On July 2, a meeting was held in Las Vegas concerning this case. Present were Gail Anderson, NRED Administrator, Michelle Briggs, Deputy Attorney General (assigned to handle this case), and Gina Session, Chief Deputy Attorney General (Ms. Briggs’ supervisor). Also present were Blake Smith and Tiffany Roland (Respondents), along with their attorneys and John Mackey (representing the SGCC) and his attorney. I attended representing the SOA along with our attorney. At the outset, Ms. Session explained that the purpose of the meeting was to listen to anything the Respondents had to say. The specifics of possible charges or violations were not discussed by either the Respondents or the AG. Basically, Blake Smith’s attorney suggested that it was premature for the AG to file charges because the SOA and SGCC were already in the process of renegotiating the agreement in question.
The NRED and AG representatives seemed quite interested to hear about the SOA’s negotiations with the SGCC, and asked several questions. I explained, as I have in previous Board meetings, that one of the first things that the new homeowner Board considered upon taking office was what to do with regard to the amenity access agreement. We decided to try to renegotiate the agreement to improve the benefits to the SOA because we were advised that trying to invalidate the agreement would most likely lead to expensive and protracted litigation, and we did not give up any rights by trying to renegotiate first. I gave a summary of the discussion from the homeowner information meeting, including what we were trying to accomplish for the SOA and where the negotiations stood, and I explained the SOA’s position that any new agreement should totally replace the existing agreement. I also indicated that the Board’s intention was to put any new agreement to a vote of SOA members as we would also need to amend our CC&R’s, which requires a vote.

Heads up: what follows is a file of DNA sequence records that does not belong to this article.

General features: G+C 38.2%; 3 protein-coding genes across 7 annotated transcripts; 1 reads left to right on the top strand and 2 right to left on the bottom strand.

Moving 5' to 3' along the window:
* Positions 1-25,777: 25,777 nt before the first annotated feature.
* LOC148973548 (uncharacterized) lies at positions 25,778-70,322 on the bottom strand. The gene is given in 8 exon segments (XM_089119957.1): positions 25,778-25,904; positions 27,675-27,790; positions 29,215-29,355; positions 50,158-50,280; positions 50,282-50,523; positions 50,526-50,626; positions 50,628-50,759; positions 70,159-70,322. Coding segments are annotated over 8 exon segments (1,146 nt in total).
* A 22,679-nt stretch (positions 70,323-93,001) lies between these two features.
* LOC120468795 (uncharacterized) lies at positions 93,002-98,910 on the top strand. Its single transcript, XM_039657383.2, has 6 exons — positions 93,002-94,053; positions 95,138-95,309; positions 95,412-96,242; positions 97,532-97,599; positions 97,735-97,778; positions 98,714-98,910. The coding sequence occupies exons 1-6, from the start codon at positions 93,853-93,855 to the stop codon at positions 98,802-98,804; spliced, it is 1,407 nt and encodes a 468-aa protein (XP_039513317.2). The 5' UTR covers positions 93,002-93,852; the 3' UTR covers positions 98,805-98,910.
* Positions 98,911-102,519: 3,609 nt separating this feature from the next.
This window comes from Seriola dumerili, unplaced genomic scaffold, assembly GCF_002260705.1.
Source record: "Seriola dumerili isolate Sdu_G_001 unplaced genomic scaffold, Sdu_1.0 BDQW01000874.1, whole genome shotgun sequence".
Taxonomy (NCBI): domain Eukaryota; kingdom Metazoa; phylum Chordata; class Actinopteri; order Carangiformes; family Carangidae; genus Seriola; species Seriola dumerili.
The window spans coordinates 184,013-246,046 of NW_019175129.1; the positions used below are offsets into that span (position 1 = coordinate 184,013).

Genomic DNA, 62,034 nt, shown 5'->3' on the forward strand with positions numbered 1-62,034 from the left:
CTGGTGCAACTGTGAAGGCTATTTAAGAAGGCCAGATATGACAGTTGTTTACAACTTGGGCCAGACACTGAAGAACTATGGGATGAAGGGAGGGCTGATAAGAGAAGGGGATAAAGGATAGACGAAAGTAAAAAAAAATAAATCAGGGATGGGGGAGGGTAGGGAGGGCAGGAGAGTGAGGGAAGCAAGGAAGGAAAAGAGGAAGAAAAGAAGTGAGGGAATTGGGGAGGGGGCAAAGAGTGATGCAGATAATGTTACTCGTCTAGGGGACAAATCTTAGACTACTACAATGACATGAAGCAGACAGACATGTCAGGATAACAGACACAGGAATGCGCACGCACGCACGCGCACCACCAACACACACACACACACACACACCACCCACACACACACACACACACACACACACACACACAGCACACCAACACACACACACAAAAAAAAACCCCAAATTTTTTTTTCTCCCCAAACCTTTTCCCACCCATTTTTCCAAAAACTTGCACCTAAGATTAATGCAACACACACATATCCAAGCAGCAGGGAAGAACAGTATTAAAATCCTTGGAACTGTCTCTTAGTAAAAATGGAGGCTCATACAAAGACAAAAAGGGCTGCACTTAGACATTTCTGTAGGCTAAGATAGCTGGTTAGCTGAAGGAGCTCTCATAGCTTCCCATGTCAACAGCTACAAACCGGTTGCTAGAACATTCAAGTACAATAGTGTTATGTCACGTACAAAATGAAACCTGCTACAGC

After the discussion, the NRED and AG representatives left the room to deliberate. Upon returning after a few minutes, they announced that the AG would delay filing a complaint to allow more time for the SOA and SGCC to see if a new agreement could be reached. The AG directed the attorneys to draft a stipulation formalizing this agreement, and to submit it to the AG for approval.
So where do things stand right now? As of the time I’m writing this, the AG has not filed charges. Also, the attorneys are still exchanging comments, and the stipulation has not been finalized. Hopefully it will be finalized soon, as it should set some deadlines and give us more clarity on what the new Board may need to do. Meanwhile, we have re-started negotiations with the SGCC to replace the existing amenity access agreement, but as of today have not reached an agreement. As I discussed at the June Board meeting, after becoming aware of possibility of a hearing, we reached agreement with the SGCC to suspend building any new amenities in 2013 until the pending complaint has been resolved. As part of that agreement, the SOA will withhold the $100,000 payment called for in the existing agreement to pay for the new amenities. This will be done by reducing each remaining payment in 2013 by $16,666.67. The SOA started withholding with the July payment, and the AG has been updated about this agreement.
That’s where things stand. As significant new developments occur, we will provide more updates as appropriate. In the meantime, if you have any questions, please feel free to contact me.
August 1, 2013